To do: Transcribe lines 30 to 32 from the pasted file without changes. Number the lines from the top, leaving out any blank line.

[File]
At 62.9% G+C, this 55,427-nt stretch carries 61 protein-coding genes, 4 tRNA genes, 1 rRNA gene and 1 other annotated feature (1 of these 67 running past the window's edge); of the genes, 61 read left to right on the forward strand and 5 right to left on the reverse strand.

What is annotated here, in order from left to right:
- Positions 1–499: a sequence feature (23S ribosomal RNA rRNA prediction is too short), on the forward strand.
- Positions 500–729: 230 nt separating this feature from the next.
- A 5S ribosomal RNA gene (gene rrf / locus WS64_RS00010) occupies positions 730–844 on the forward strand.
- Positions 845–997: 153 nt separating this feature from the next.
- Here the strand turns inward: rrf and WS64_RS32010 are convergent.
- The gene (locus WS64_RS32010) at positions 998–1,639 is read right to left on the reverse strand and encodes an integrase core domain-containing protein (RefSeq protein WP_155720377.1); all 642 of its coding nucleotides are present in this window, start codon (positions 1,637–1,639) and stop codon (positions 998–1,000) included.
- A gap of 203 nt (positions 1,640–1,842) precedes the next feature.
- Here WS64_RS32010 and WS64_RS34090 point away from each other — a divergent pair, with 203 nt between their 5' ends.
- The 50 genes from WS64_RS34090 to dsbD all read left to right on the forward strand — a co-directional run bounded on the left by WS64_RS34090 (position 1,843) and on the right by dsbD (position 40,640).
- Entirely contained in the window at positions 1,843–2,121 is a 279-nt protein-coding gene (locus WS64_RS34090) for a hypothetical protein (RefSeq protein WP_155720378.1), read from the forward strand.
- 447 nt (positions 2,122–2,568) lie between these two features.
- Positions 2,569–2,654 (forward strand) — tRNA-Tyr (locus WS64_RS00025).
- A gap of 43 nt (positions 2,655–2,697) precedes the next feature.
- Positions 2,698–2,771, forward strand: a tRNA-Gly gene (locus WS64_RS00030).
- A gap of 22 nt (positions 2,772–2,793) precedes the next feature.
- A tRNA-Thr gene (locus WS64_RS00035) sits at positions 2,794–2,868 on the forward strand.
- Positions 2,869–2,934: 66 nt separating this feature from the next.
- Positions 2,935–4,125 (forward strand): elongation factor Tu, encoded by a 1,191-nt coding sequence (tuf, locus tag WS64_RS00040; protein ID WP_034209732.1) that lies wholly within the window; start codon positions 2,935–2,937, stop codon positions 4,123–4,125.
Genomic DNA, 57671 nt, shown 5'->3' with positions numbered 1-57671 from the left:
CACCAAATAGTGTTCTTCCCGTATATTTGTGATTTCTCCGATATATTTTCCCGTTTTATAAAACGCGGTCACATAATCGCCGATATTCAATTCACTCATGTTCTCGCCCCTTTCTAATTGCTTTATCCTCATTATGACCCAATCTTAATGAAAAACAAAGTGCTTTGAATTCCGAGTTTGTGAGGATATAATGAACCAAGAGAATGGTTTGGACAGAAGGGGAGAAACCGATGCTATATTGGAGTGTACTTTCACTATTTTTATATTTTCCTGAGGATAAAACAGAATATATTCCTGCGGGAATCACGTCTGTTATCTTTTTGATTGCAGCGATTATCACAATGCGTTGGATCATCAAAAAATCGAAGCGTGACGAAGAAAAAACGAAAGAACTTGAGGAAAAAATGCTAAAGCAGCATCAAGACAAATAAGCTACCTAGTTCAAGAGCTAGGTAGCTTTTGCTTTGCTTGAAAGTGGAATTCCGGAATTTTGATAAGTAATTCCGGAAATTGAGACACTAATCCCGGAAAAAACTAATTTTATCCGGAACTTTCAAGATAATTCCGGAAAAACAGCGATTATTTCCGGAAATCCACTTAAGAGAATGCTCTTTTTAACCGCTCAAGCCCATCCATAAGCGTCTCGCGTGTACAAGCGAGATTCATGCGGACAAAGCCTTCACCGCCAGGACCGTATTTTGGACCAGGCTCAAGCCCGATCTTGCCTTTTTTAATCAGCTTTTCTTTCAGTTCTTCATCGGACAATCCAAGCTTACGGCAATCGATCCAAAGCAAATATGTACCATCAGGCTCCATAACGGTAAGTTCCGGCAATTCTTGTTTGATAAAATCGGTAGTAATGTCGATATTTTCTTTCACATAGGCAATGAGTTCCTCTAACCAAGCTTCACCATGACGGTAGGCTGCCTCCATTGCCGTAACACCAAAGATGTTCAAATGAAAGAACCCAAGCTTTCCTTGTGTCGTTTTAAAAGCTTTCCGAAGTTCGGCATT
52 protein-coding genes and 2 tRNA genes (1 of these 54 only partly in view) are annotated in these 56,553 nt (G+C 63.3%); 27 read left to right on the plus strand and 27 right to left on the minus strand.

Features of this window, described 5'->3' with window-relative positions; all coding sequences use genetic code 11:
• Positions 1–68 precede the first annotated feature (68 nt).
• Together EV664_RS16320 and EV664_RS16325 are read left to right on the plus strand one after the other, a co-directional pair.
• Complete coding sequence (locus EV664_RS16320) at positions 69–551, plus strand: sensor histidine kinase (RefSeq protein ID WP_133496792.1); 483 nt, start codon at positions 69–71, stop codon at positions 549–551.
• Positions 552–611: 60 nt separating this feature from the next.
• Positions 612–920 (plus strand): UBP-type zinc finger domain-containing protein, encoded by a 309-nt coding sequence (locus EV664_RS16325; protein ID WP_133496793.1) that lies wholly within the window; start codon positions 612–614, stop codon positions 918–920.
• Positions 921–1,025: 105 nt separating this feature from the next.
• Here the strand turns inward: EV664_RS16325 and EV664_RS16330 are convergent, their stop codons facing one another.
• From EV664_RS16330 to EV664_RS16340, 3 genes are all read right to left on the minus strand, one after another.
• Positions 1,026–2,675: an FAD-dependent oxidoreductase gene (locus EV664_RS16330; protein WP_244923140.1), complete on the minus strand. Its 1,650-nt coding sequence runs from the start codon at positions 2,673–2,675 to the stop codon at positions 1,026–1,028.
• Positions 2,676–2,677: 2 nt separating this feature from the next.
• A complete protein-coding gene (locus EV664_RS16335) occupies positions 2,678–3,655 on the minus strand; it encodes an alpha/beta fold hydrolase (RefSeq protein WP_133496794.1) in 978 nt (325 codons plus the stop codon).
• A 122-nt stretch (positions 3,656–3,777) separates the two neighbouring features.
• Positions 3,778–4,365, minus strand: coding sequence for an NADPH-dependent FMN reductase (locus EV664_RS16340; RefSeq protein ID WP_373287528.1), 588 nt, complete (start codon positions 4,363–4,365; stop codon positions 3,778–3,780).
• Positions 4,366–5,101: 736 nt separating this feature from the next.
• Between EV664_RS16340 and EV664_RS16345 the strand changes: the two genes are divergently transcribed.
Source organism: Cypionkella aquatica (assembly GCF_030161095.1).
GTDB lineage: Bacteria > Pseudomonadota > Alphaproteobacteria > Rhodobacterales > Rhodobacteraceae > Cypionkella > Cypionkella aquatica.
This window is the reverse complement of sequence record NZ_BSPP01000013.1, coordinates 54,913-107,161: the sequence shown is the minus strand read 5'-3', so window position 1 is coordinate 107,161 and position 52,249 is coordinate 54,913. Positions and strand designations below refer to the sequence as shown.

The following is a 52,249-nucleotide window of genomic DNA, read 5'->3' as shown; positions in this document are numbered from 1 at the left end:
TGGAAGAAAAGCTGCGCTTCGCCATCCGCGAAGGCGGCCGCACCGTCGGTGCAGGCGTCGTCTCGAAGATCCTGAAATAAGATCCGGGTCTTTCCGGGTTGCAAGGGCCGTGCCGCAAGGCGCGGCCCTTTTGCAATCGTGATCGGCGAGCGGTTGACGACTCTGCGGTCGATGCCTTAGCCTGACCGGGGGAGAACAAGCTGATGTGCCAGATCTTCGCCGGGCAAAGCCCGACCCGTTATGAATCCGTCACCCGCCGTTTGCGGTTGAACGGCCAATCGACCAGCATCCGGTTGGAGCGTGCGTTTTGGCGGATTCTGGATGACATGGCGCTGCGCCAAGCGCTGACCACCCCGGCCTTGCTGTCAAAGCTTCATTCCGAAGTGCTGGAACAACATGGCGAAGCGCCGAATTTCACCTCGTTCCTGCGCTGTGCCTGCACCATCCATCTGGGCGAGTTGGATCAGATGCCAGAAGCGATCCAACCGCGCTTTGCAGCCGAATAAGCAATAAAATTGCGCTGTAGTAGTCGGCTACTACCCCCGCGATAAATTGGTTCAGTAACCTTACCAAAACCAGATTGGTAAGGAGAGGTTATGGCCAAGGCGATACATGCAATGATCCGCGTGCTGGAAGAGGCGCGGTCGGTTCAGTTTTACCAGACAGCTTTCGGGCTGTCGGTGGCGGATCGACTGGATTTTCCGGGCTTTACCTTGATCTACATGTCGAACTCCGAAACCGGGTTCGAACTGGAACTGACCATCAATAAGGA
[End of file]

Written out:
• Positions 921–1,025: 105 nt separating this feature from the next.
• Here the strand turns inward: EV664_RS16325 and EV664_RS16330 are convergent, their stop codons facing one another.
• From EV664_RS16330 to EV664_RS16340, 3 genes are all read right to left on the minus strand, one after another.